So, let’s talk about the potential dangers of personal development instead; the reason I started this long-winded monologue. “But Craig, surely immersing myself in personal development can’t lead to any kind of undesirable or negative outcomes, can it?”

    Er, only about a thousand.

    Like anything else that we might focus on, the pursuit of personal growth can produce a myriad of negative outcomes when we go about it the wrong way. Some people will become quite fanatical and emotional about their new-found insight and reality. Which might compel them to evangelise their un-impressed family, friends and colleagues with an ever-expanding range of theories, ideas, stories and shonky research. And, naturally, that’s always well received.

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    For the most part, being excited, educated and passionate about something is good, especially when it leads to some kind of positive behavioural change and desirable outcome. When the information (like the mountains of stuff on this site) is the genesis for practical application and lasting transformation, then personal development is serving its intended purpose. It’s positive. It’s practical. It’s transformational. It’s a valuable resource.

    The Reality

    But when we step back from all the motivational language, the theories, the mantras, the affirmations and the emotion, can we honestly say that personal development products, programs, services and resources typically (that is, most times) result in significant and lasting transformation for the individuals who partake? Of course, there is no independent data or research to answer that question accurately or quantitatively (to my knowledge) but if I had to take an educated stab my answer would be… no, most people don’t create significant or lasting change. That’s not to say that they can’t but, rather, that they won’t.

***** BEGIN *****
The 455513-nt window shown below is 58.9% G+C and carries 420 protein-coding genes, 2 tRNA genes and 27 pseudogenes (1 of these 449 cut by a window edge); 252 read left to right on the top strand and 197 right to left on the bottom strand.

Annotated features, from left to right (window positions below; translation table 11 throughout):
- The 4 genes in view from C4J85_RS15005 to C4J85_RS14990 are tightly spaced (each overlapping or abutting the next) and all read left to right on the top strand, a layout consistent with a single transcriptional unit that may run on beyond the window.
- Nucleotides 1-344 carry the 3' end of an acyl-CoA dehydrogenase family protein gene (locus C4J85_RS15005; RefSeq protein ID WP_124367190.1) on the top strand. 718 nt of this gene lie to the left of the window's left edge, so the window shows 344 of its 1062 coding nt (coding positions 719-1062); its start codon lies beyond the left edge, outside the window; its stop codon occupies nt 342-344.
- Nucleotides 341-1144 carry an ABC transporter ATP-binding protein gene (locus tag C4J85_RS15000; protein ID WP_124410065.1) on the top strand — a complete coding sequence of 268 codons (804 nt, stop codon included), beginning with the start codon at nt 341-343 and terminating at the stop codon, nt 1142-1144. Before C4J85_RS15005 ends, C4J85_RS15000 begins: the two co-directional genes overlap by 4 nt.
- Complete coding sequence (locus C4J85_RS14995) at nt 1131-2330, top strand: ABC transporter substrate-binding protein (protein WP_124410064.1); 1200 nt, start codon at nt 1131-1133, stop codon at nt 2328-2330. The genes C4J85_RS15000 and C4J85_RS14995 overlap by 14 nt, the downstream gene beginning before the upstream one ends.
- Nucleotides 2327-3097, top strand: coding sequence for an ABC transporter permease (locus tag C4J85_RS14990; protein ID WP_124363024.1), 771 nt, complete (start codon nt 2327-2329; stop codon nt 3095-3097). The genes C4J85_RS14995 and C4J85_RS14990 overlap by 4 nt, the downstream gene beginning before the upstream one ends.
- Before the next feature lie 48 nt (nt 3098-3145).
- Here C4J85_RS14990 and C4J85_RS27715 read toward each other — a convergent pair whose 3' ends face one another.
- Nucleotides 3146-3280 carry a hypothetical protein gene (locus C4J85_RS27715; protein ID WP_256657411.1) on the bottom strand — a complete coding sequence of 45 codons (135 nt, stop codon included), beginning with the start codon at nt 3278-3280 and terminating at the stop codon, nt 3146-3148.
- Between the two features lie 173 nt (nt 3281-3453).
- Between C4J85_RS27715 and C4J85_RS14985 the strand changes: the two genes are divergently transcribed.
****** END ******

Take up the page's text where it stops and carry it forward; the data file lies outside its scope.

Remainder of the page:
Life Ain’t No Theory

    For some people, the answer will be yes but it’s my experience, observation and opinion that far too many people delude, delay and deny themselves in the theory of transformation (yes, even people who frequent this cyber-classroom) when they should actually be rolling up their sleeves and immersing themselves in the practical, messy, uncomfortable reality of the change process. The doing part.

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    Stop listening, watching, reading, researching and studying, and start applying what you’ve learned.

    After decades of teaching, coaching, learning, studying and watching this stuff in action, I’m of the opinion that, for personal development to be a genuinely effective transformational tool – in a practical, measurable and experiential way – the change process should be somewhere in the vicinity of ninety percent doing stuff (the practical) and ten percent learning stuff (listening, watching, reading, researching, studying). Of course, the percentages might need to vary a little depending on the individual goal and what stage of the journey we’re at with that goal but, for the most part, I think 90/10 works.